|Behavior, philosophy: behavior ist the set of observable changes in the describable state of living organisms that are initiated by these organisms themselves, or which are a reaction to external stimuli, in which there is a certain choice of the reaction. Flanking thoughts do not belong to behavior, since an arbitrary extension of the frame of reference would make a determination of the behavior impossible. See also behaviorism, psychology, mentalism, naturalism, observation._____________Annotation: The above characterizations of concepts are neither definitions nor exhausting presentations of problems related to them. Instead, they are intended to give a short introduction to the contributions below. – Lexicon of Arguments. |
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|Ruth G. Millikan Verschiedene Arten von zweckgerichtetem Verhalten in Dominik Perler, Markus Wild (Hg) Der Geist der Tiere Frankfurt 2005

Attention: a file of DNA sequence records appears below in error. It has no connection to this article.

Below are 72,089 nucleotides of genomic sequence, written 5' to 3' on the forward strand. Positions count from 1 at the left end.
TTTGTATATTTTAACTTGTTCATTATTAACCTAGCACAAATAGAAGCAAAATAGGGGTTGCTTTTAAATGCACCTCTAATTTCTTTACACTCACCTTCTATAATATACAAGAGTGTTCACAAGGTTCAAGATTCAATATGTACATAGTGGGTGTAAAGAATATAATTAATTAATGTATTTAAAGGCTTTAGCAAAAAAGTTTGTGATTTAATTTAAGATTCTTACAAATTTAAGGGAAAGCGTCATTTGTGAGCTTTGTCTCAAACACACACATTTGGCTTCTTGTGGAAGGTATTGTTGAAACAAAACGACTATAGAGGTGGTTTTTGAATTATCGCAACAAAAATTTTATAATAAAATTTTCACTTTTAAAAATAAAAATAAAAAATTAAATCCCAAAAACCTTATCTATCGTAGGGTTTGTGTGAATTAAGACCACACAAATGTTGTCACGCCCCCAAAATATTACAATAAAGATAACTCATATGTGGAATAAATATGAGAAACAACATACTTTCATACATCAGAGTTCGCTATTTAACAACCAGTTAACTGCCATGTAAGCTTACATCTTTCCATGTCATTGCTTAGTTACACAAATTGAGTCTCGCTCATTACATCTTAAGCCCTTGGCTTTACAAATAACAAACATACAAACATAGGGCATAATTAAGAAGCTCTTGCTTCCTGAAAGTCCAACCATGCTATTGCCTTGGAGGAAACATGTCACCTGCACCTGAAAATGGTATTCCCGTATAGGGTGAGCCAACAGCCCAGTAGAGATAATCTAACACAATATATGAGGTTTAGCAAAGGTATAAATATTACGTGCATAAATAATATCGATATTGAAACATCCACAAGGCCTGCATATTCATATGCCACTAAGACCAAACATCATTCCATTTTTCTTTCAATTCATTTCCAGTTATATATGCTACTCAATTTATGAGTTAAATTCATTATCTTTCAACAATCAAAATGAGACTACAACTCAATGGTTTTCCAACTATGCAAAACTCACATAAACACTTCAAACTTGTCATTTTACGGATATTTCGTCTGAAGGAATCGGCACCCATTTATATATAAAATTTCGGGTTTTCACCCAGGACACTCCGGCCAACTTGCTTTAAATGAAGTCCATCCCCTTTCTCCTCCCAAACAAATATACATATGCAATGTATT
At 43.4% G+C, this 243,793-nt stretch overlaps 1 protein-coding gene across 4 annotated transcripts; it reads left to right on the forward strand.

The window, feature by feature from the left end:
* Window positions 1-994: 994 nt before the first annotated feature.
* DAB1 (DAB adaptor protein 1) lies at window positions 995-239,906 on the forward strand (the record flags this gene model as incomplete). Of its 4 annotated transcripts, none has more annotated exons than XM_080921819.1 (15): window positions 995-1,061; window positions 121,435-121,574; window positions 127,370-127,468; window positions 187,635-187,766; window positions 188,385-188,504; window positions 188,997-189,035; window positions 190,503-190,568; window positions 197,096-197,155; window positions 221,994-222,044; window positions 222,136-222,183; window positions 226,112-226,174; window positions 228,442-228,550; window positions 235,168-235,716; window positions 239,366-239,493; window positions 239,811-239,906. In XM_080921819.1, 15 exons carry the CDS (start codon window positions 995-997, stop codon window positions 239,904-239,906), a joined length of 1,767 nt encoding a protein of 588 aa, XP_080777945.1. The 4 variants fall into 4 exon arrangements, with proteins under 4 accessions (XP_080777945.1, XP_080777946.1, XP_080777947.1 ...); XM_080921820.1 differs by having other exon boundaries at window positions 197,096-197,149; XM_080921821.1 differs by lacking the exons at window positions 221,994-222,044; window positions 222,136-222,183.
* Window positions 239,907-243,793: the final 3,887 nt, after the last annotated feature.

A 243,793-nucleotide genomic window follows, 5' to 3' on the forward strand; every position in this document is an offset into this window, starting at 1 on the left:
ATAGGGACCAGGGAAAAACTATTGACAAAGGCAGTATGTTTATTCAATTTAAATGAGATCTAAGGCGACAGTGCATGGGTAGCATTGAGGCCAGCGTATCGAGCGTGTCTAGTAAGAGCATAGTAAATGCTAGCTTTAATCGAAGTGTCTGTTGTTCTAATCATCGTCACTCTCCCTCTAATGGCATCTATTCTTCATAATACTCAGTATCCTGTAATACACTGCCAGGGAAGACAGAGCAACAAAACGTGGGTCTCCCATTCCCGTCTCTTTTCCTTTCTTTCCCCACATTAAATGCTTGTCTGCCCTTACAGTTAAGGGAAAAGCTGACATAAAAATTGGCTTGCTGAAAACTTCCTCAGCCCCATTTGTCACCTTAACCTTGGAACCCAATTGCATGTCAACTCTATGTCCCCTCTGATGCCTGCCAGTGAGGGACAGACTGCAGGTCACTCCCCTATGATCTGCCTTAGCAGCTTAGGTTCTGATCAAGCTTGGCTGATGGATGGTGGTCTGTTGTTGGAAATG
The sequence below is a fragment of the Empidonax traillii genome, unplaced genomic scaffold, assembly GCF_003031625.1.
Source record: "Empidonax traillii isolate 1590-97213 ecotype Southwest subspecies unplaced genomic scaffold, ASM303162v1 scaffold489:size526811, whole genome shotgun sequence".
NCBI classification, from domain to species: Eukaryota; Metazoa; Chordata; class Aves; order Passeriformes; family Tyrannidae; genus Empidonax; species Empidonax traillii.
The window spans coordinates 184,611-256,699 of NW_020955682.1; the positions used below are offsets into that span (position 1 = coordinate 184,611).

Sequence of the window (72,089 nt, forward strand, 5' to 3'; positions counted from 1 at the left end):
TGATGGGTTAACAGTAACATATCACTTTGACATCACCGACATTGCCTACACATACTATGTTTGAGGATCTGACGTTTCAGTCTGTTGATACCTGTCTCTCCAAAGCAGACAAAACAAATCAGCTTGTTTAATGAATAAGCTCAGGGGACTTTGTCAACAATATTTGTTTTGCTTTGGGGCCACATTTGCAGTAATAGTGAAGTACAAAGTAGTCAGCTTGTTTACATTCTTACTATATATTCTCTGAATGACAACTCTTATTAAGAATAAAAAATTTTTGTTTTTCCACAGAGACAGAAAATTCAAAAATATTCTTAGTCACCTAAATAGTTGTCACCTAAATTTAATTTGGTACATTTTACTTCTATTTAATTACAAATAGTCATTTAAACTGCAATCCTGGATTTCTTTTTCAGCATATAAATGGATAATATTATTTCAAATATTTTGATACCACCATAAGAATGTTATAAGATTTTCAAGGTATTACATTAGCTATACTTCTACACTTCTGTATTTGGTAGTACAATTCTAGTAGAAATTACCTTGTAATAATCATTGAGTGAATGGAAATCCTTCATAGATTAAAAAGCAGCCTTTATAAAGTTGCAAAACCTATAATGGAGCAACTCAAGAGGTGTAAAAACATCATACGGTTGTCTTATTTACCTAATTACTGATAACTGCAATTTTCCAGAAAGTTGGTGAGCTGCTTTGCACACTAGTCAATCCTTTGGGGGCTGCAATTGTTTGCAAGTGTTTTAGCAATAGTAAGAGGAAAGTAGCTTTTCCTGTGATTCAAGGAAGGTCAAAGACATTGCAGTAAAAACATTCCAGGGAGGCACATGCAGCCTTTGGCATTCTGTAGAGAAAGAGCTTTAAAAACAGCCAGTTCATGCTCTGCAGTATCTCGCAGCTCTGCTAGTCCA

Perler I 202
Behavior/Millikan: why can behavior not be investigated without referring to biological purpose?
There can be an infinite number of possible descriptions (> language, infinite) that can be given for a behavior. The mouse runs towards its hole, but also to the north, towards London, or towards the broom. Here, it is clear that only the former description is relevant.
That mice run away from cats is the key. Because it is a recurring phenomenon. That they are running towards a broom is not a recurring phenomenon.
Not any output of an animal is relevant behavior. E.g. "Knee twitching" has no survival value. E.g. But sneezing probably has one.
For example, if my blinking makes you smile, as a biological purpose, I will not recognize this purpose, I will not blink because I think of that purpose._____________Explanation of symbols: Roman numerals indicate the source, arabic numerals indicate the page number. The corresponding books are indicated on the right hand side. ((s)…): Comment by the sender of the contribution.
R. G. Millikan
Language, Thought, and Other Biological Categories: New Foundations for Realism Cambridge 1987
Der Geist der Tiere Frankfurt 2005